« SCIRI and Sistani | Main | On the Media: al-Hurra »

May 22, 2007

TrackBack

TrackBack URL for this entry:
http://www.typepad.com/services/trackback/6a00d8341c391553ef00d8357bd40369e2

Listed below are links to weblogs that reference Muslim-Americans: what's important:

Comments

Dave Schuler

The critics are innumerate. In a normal Gaussian distribution you'll see 5% at two standard deviations out. You'll see that for all sorts of wacky things.

Craig

So, you are saying basically that we shouldn't worry about it if only 1 in 20 of Muslims living right here in the US thinks it's OK to suicide bomb the shit out of us, right?

I would generally agree with you that the survey results for US Muslims are good. But this itme about suicide bombing is certainly worth a mention. That is, after all, what the war on terror is about.

Alex

As Dave Schuler points out, 1 in 20 people believes all kinds of crazy shit. I wonder what the figure for the non-Muslim population is?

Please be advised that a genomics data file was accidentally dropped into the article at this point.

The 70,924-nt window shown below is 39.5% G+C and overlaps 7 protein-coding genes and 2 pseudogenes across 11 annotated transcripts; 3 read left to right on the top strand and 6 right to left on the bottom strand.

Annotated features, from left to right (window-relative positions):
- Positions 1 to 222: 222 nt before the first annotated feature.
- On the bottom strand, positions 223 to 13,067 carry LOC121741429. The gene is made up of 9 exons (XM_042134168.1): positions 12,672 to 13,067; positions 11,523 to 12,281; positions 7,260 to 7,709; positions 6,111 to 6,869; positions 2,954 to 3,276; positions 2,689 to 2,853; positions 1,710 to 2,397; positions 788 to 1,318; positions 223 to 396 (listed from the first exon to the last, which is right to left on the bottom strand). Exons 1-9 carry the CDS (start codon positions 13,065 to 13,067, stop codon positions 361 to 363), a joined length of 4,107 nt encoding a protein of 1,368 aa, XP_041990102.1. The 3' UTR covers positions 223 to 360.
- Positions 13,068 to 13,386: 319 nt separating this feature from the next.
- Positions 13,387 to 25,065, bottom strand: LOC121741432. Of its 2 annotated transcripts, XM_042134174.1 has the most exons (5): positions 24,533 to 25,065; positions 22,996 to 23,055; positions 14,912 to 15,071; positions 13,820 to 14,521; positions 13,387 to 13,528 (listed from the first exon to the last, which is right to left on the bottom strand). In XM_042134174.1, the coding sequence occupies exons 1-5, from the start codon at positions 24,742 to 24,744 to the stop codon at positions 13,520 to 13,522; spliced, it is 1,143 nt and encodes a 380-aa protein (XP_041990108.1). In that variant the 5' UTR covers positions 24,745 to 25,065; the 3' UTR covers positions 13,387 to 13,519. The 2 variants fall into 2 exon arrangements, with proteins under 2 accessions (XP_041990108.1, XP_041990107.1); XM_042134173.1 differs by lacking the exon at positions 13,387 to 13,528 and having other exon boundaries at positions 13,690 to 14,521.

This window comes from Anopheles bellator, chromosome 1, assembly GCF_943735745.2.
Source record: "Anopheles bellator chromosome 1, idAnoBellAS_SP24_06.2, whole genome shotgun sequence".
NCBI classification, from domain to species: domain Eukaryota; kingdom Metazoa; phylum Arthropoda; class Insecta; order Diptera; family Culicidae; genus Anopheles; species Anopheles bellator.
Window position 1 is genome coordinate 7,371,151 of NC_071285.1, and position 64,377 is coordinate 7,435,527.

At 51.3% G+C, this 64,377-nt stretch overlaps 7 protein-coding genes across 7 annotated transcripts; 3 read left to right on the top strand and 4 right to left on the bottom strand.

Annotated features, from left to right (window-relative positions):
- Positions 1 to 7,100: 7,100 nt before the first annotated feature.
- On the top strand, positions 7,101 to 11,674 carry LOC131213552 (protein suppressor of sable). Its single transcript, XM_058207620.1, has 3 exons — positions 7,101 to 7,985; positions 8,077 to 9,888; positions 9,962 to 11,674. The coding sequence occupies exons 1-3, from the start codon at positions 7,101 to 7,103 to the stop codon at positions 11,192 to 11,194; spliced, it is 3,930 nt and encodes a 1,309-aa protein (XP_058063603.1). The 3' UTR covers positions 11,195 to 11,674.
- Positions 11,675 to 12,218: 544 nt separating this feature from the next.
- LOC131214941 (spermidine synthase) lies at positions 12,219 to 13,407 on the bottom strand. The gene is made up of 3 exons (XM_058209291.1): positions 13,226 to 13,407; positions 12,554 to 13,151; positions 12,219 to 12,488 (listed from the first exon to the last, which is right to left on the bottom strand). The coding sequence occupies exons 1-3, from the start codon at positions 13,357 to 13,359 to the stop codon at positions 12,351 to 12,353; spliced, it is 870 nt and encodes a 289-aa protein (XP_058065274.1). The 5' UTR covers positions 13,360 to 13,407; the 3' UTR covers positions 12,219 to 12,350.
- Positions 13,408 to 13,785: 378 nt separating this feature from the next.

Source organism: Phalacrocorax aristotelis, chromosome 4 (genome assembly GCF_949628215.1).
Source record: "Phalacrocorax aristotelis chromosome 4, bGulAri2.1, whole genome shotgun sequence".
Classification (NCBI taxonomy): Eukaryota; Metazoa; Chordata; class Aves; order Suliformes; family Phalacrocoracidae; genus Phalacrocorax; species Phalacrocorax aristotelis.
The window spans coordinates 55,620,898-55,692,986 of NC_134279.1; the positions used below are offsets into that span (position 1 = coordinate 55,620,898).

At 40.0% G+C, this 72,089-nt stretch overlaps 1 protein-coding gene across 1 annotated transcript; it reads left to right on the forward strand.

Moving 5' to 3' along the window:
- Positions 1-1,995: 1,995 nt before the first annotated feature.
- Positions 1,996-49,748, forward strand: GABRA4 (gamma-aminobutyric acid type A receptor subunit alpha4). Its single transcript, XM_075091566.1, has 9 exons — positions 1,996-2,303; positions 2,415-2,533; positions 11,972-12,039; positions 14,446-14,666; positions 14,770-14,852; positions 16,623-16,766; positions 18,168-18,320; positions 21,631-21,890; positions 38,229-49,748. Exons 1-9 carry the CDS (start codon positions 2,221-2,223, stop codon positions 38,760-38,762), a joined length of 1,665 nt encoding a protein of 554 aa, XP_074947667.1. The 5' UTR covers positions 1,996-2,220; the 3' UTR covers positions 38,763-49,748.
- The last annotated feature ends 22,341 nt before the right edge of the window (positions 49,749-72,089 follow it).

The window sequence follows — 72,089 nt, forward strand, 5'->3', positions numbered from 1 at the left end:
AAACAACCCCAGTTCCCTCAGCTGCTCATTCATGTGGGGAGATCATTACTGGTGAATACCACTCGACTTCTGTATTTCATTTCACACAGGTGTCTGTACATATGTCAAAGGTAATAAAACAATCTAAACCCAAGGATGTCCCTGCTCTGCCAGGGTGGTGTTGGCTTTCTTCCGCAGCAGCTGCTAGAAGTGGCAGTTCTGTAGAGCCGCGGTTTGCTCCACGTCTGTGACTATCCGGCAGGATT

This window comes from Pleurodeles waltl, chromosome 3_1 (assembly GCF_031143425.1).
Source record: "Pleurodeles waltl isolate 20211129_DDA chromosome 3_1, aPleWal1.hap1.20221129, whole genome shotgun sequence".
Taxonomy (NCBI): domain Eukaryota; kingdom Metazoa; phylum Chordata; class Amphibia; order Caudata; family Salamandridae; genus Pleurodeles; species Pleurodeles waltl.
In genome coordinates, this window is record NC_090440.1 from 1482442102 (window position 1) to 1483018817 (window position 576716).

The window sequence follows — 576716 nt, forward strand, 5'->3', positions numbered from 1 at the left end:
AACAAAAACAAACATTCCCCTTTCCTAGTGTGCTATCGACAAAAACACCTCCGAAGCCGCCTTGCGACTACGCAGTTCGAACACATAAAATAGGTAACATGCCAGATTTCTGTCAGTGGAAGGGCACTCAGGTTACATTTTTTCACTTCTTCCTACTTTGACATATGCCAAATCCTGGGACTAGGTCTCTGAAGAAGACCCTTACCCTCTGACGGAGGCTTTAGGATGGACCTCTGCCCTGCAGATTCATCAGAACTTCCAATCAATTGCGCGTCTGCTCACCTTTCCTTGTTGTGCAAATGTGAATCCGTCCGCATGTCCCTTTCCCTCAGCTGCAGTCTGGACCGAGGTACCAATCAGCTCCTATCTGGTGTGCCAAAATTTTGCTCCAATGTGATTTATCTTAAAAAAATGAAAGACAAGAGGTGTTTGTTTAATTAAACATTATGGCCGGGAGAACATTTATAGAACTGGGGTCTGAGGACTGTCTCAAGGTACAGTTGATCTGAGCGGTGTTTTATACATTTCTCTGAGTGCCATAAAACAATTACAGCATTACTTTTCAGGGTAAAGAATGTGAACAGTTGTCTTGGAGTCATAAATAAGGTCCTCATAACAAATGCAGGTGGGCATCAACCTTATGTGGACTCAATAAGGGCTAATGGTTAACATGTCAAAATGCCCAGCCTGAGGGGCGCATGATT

jr786

My difficulty is with the question itself: ""Can suicide bombings of civilian targets to defend Islam be justified?".

If Islam was genuinely threatened than the means of defending it, and Muslims, has to be considered in that light. If one were to ask Americans this question: "Can the bombing of civilian facilities be in defense of the United States be justified.?" I bet the response in favor would be a lot higher. After all, what would Americans consider to be 'extremism' in the defense of their own country? Certainly not the destruction of Iraq.

The inclusion of 'to defend Islam' is a critical question for the ummah, and was certainly addressed by al queda in their 2002 justification of 9/11. Any reading of the response to this question has to consider the notion of legitimate jihad that is implied in the question.

toasterhead

Posted by: Alex